Designing biomimetic and degradable hydrogels for musculoskeletal tissue engineering: An approach towards personalization

Friday, March 17, 2017 -
2:00pm to 3:00pm
The FUNG Auditorium
Stephanie J. Bryant

Associate Professor of Chemical and Biological Engineering

Associate Director of the Material Science and Engineering Program

Member of BioFrontiers Institute

University of Colorado (UC)

 

Designing biomimetic and degradable hydrogels for musculoskeletal tissue engineering: An approach towards personalization

Abstract: 
While emerging technologies such as tissue engineering offer exciting alternative therapies to tissue and organ transplantation, many challenges remain with respect to 1) engineering functional tissues and 2) translating these technologies in vivo to a wide range of patients. Our group works on addressing these challenges through a variety of different approaches. For example, our group is interested in understanding how cells sense and respond to their environment and then using this information to design hydrogels for improved tissue engineering. In the context of musculoskeletal tissues, our group investigates the effects of various biochemical and biophysical cues on cells that are encapsulated within biomimetic hydrogels and subjected to physiologically relevant mechanical environments. Another key component to designing successful hydrogels for functional tissue engineering is the ability to tune hydrogel degradation to match neotissue growth; however, the health and age of the donor will play a significant role. To this end, we have been working with collaborators to develop mathematical models that can help to identify patient-specific hydrogel designs with the long-term goal of creating personalized hydrogels. During my seminar, I will highlight some of our recent progress in this area.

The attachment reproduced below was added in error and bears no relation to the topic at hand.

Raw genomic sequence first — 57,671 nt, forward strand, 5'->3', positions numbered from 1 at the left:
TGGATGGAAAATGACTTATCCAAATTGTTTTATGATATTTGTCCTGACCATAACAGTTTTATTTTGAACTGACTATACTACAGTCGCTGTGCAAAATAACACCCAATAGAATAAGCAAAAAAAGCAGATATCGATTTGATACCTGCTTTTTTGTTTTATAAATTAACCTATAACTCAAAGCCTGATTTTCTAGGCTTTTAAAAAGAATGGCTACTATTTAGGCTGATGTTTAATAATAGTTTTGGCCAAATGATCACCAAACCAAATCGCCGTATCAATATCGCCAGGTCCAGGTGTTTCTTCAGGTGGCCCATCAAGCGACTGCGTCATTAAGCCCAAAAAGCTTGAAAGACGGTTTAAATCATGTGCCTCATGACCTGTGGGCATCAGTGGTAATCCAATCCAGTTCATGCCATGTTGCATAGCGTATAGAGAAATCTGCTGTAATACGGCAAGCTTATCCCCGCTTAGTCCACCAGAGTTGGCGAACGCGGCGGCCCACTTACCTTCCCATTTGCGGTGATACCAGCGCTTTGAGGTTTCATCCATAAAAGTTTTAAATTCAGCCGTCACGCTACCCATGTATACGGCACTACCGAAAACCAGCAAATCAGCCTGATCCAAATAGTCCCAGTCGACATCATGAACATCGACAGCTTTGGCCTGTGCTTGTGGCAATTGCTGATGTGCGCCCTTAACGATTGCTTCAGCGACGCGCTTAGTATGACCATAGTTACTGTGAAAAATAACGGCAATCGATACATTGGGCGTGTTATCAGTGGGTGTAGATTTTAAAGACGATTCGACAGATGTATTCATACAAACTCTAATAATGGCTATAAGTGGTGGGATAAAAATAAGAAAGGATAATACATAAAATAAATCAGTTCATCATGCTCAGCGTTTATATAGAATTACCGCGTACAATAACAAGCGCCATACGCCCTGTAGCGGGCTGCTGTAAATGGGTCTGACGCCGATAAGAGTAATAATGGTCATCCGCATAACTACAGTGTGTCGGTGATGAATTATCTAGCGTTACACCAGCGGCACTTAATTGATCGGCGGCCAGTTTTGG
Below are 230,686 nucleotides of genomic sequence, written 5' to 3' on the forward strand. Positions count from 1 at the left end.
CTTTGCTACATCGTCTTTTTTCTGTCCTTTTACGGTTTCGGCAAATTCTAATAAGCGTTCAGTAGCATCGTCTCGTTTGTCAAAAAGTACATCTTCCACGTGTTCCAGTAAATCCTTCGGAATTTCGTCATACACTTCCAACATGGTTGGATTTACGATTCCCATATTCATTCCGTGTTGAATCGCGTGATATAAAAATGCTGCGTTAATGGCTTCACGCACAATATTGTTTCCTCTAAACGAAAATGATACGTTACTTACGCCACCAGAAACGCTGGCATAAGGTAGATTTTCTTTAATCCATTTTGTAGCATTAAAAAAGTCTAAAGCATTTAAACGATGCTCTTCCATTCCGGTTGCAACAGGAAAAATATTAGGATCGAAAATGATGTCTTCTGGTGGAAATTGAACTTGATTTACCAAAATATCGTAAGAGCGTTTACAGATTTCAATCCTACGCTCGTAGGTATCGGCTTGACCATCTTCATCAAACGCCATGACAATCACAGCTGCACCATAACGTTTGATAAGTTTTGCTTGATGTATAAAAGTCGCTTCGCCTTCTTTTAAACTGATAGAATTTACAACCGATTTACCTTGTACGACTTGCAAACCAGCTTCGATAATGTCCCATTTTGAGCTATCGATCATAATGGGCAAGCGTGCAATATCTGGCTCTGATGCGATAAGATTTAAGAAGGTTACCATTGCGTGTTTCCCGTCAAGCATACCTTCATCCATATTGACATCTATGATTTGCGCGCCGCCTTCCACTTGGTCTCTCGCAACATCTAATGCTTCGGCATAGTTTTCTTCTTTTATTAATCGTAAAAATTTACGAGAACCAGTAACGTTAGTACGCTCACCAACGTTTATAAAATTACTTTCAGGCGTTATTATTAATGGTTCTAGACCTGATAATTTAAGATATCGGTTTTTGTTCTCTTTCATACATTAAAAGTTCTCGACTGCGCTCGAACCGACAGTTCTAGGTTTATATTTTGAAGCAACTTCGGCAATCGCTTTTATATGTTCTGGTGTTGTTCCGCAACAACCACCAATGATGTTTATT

Bio: 

Stephanie Bryant is Associate Professor of Chemical and Biological Engineering at the University of Colorado (CU) at Boulder. She is also a member of the BioFrontiers Institute and is currently the Associate Director of the Material Science and Engineering Program at CU Boulder. She received her B.S. and Ph.D. in Chemical Engineering from the University of Texas at Austin and the University of Colorado at Boulder, respectively. She was a postdoctoral fellow in Bioengineering at the University of Washington. Dr. Bryant’s research is in the area of biomaterials and tissue engineering where her group focuses on designing synthetic based hydrogels for musculoskeletal and vascular tissue engineering. Her group is supported by the NIH and NSF. Dr. Bryant has been recognized by several awards including a NSF Career Award, a NIH K-series Career Transition Award, and the Biotechnology and Bioengineering Daniel I.C. Wang Award.